At a very early stage in prepping this season, the producers planned for a trio of three-part adventures: one with Egghead and Olga, one with Lord Ffogg in Londinium, and one with Eartha Kitt as Catwoman. Then they and the network got cold feet, fearing that the audience wouldn’t stick with the stories that long. They couldn’t do anything about the Londinium story, short of shelving the fool thing, but they decided to split the others into a two-parter and a one-off.
In this case, it almost works, as each half-hour has its own little plot, and some quick reshoots in the set of Commissioner Gordon’s office try to paper over the cracks and make this feel like the villains, captured after episode 3.9, are back in town. But this episode is clearly the first of the three: it introduces us to the idea that Egghead intends to marry Olga after stealing enough of a dowry. Part of this is a heavy, solid gold egg which is clearly seen in their lair in episode 3.8. So they almost got away with it if it weren’t for these meddling props.
This does mean that the original ending for the episode must have been lost. Remember that this season is light on the cliffhangers, but there must have been some level of wrap-up, a “what do we do next” scene. Instead, we get the remarkable coda in which it’s just casually revealed that Egghead and Olga were arrested offscreen, before the teaser announcing another chunk of the Catwoman story. I certainly don’t think we’ve seen them do that before and I hope we don’t see it again!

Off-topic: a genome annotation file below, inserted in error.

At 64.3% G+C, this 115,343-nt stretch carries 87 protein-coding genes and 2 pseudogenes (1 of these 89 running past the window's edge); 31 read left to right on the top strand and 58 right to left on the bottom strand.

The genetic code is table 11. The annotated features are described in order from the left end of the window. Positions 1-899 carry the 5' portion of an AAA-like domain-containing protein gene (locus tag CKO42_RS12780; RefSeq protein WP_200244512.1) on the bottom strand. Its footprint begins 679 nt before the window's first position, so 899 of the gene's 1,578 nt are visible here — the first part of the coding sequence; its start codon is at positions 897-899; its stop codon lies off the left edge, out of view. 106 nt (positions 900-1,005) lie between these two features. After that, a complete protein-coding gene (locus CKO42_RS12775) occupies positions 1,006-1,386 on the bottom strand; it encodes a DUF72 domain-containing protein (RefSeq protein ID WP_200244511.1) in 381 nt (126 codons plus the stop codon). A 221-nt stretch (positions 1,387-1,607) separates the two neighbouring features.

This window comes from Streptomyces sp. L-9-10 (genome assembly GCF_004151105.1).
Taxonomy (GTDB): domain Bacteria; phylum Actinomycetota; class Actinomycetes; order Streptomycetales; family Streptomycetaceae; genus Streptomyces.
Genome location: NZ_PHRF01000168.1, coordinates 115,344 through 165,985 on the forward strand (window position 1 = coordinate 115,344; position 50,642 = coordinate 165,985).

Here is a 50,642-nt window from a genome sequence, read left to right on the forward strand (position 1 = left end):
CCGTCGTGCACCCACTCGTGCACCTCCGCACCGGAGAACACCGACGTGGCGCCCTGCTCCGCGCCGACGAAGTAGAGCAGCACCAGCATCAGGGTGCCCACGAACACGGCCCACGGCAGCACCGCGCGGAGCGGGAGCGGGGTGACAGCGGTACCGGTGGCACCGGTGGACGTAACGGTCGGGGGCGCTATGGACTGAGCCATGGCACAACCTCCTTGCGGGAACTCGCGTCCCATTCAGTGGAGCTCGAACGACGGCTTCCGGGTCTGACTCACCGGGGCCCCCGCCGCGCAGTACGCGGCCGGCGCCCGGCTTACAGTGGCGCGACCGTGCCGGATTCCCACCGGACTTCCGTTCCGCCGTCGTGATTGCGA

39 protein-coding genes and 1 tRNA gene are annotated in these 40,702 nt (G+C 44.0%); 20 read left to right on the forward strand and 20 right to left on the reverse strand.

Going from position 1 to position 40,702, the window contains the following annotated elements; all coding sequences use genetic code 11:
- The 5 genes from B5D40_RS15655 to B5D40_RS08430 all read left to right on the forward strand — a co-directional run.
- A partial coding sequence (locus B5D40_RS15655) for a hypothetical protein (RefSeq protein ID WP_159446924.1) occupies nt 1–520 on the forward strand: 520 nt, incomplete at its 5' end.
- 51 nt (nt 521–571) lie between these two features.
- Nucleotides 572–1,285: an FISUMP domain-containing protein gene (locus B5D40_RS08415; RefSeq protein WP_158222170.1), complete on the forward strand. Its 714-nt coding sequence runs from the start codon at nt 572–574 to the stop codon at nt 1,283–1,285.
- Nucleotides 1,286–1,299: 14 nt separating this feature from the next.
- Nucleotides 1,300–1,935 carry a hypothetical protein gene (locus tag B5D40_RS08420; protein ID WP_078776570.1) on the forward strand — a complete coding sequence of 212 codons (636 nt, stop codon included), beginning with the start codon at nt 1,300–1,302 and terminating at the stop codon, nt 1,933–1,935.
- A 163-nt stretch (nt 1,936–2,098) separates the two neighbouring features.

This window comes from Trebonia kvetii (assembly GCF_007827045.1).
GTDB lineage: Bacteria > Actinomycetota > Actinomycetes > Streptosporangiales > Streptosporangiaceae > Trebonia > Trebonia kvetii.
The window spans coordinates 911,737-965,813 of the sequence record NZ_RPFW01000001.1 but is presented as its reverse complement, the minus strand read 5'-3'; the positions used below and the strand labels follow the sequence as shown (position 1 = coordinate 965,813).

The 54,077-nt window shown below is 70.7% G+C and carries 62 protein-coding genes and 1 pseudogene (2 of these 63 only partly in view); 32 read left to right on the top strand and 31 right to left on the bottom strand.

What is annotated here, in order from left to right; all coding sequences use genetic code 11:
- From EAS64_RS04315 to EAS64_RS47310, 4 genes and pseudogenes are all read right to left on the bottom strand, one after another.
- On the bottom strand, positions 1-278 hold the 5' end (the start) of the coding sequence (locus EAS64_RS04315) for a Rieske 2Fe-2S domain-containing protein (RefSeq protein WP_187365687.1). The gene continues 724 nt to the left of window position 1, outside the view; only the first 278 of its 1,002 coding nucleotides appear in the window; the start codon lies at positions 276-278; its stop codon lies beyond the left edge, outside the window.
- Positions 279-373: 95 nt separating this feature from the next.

Anyway, Vincent Price, Anne Baxter, and Yvonne Craig all look like they had fun making this episode. It felt kind of odd having Batman and Robin being so superfluous to the story. Really, all they do this time is rescue Batgirl from drowning in caviar, otherwise this story belongs to Batgirl and not them.
There’s kind of an amusing scene in the middle of this episode. Richard Bakalyan, back for his third appearance in the show and playing one of Louie the Lilac’s gangster cronies, has tailed Barbara Gordon back to her apartment and locked her in her bedroom to keep her from notifying her dad, the commish. Barbara, of course, changes into Batgirl and re-enters her main room from the terrace, and Bakalyan acts all innocent, like he’s just had a quarrel with his sweetie, who won’t come out to talk.
Otherwise, this is like watching paint dry. Milton Berle isn’t actually bad in his role, it’s just that he plays it so straight that his character is simply boring. The plot is some bafflegam about making all of Gotham City’s twenty flower children love him so much that when they become successful grown-ups, they’ll become his ticket to political and financial power, I guess. I was left wondering, after director george waGGner’s unhappy experience working with noted control freak Otto Preminger in the previous season, whether the similarly difficult and controlling Berle made his life similarly awful.
Daniel confounded us again by saying that he really liked this dull story, but apparently his favorite part was seeing Egghead show up in the teaser for next week’s episode. Who knows?
For what it’s worth, Yvonne Craig really did seem like she was having a ball as Batgirl. If she didn’t enjoy this job, then she was a far, far better actress than anybody credited her. Above, she’s just about to smash one of the Penguin’s goons in the face with the door of a locker.